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Nokia installs optical transport system for NL-ix in fast backbone operation

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POPs backbone as it strives to be world's biggest Internet Exchange

Nokia is installing an optical transport network for NL-ix, Europe’s largest distributed internet exchange in Holland. Meanwhile, in Italy, it is helping researchers at TIM Group’s Turin labs to re-engineer fibre optics and boost performance up to 25 Gbps.

In the Netherlands, Nokia’s new metro access and backbone transport combination should move multi-terabits of traffic along optical links running between NL-ix’s European points of presence (POPs). 

“NL-ix is growing fast and becoming one of the largest internet exchanges in the world,” said Mark Vanderhaegen, director of webscale accounts at Nokia.

The new optical layer will run over NL-ix’s meshed interconnection fabric and aims to provide a painless growth as client services ramp up from 1 Gigabit per second to 400 Gbps. NL-ix should save on operating expenses and capital expenditure as the streamlined service operation obviates the need for more kit purchases, said Nokia. 

The optical network will use Nokia's 1830 Photonic Service Switch and the PSI-M photonic service interconnect – modular family of WDM/OTN platforms, which is powered by its PSE-3s (photonic service engine) DSP technology.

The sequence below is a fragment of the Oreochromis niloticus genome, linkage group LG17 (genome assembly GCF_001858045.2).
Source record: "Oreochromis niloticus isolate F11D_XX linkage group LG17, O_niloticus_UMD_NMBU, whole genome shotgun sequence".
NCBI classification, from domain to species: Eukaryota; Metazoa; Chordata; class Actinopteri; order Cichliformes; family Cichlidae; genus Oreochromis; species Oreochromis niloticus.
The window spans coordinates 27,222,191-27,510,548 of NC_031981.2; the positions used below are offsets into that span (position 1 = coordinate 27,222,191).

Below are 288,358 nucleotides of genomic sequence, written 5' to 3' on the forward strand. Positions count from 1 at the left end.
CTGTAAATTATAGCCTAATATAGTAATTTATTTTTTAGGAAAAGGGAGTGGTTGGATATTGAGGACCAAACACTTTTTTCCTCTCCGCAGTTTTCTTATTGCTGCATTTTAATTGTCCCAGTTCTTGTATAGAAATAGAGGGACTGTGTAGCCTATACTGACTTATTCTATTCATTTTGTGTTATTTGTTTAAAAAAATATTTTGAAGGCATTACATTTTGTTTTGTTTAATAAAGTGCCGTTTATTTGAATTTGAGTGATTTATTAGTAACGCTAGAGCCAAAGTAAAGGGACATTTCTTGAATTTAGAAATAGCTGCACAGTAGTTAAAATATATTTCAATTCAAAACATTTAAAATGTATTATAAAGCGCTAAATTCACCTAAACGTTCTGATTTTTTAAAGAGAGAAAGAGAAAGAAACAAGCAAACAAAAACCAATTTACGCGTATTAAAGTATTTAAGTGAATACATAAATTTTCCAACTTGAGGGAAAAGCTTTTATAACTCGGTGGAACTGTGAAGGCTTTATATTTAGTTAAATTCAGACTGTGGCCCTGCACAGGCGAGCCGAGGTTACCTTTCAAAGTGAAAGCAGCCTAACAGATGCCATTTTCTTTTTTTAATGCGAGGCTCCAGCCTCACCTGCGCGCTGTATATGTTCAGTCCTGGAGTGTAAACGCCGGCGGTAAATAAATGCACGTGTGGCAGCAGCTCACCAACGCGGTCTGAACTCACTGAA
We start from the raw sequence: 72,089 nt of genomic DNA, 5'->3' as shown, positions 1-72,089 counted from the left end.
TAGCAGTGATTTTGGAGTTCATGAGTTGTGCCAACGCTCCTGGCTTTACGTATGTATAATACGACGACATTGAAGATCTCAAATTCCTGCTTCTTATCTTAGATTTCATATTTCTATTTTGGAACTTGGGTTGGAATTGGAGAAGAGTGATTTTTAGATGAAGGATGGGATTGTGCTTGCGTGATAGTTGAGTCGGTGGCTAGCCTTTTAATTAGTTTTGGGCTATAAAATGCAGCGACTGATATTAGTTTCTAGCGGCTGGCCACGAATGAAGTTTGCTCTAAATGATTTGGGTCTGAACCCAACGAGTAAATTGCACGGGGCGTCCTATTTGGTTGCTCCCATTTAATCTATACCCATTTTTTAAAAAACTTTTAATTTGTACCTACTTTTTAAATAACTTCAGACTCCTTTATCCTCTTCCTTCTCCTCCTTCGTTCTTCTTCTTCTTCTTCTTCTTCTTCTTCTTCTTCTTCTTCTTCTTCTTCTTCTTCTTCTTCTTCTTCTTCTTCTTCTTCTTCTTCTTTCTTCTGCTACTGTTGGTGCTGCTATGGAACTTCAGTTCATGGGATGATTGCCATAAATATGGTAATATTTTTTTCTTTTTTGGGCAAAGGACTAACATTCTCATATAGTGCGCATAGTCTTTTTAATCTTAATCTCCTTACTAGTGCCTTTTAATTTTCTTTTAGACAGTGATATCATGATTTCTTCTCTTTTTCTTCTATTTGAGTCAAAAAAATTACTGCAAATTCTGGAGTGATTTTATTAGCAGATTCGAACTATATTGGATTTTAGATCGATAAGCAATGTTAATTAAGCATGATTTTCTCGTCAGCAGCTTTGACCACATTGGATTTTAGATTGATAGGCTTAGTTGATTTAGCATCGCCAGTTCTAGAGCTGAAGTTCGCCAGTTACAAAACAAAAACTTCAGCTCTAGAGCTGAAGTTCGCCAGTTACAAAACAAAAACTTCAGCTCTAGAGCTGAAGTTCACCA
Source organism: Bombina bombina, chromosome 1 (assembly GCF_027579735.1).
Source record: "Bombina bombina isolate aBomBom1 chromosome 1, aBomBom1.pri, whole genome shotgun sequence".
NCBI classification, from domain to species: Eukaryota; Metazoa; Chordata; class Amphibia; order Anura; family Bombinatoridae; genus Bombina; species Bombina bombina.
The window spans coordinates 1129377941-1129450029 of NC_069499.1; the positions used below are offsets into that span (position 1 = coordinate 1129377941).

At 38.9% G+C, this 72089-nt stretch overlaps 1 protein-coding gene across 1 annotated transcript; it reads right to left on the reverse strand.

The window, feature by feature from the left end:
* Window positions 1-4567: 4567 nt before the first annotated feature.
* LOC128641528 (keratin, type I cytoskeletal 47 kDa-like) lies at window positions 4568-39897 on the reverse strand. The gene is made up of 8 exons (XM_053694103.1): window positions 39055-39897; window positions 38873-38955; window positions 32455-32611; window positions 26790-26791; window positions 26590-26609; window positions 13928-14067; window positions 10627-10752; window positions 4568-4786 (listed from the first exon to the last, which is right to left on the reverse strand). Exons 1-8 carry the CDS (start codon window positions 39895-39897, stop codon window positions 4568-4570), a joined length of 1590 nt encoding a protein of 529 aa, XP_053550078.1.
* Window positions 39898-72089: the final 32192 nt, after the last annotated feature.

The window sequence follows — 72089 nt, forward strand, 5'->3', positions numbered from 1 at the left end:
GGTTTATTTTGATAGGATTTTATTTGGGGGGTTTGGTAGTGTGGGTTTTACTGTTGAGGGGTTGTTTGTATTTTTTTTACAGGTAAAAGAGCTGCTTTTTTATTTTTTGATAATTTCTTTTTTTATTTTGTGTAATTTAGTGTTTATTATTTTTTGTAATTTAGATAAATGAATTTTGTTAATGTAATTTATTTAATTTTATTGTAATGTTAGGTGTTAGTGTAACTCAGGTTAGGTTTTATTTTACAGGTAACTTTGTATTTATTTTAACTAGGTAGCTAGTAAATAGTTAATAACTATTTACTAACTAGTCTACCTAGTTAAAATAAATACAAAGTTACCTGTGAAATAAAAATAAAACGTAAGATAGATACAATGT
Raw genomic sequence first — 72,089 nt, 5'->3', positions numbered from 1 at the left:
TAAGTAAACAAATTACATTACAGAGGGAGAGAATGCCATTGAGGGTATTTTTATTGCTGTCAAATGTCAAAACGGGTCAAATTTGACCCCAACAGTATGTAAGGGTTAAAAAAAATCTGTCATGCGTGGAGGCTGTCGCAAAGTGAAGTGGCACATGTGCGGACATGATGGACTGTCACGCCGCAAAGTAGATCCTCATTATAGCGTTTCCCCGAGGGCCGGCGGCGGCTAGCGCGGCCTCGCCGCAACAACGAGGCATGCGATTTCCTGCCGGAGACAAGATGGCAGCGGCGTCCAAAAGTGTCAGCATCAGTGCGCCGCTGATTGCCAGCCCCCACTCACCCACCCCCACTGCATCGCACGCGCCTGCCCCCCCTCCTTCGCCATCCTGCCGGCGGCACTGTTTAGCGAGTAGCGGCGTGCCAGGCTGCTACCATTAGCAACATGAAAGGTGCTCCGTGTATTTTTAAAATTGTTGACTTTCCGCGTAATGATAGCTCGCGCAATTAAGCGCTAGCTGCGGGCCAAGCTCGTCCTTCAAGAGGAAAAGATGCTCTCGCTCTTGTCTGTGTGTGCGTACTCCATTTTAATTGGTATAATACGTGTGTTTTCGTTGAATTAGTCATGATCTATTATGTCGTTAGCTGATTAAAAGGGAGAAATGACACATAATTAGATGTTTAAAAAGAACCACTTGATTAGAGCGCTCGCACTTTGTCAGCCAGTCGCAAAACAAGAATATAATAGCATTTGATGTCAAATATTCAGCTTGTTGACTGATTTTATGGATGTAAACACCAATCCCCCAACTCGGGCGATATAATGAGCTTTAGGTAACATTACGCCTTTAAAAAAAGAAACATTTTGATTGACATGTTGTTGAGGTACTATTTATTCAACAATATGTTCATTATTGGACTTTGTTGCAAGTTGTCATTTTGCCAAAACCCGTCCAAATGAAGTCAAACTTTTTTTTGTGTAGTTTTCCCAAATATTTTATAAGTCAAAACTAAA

Nokia is preferred option for backbone

“With NL-ix committed to delivering high-capacity pan-European optical links, Nokia is our preferred choice,” said Jan Paul Dekker, CTO at NL-ix.  

As European mobile operators perform exercises to liven up their optical backbones, the adaptability of their joints (such as the switches and signalling units) will be critical. Nokia claims its Wave Fabric could be the key to coaxing better performances from networks. By offering programmable comms systems it gives engineers the option to tailor the optical equipment around the ‘bumps and curves’ that give each application their own unique ‘body shape’. Every app has a recognisable ‘footprint’ and Wave Fabric can tailor the right response around it, it says.

This ‘fit for purpose’ quality is being exploited in Turin, where Nokia’s Optical Line Terminator equipment is being used by TIM Group creatives to coax faster performances from fibre. 

In tests conducted by the TIM Group a mix of GPON, XGS-PON and 25GS-PON technologies were used simultaneously in a bid to aggregate their throughput. If they could run concurrently, then the collective bandwidth could transport data at 25 Gbps, according to TIM Group’s networking engineers 

Aggregating bandwidth 

The bandwidth capacity of the 25GS-PON system and its ability to co-exist on the same optical fibre with existing technologies were cornerstones of the research into capacity building. Compatibility with GPON (with a potential download capacity of 2.5Gbps) and XGS-PON (potential capacity: 10Gbps) were the crucial qualities needed and both tests gave positive indications that all three can be aggregated. 

The new combination, based on 25GS-PON technology, makes the best possible use of the physical characteristics of optical fibre, according to a TIM Group statement. It would enable downloads to run at ten times the speed of today’s FTTH GPON (Gigabit Passive Optical Networks).

“The modularity of Nokia’s next-generation optical transport solutions enables us to adapt and respond quickly to market demand and provide an even better quality of service and connectivity experiences for our customers,” said NL-ix CTO Dekker.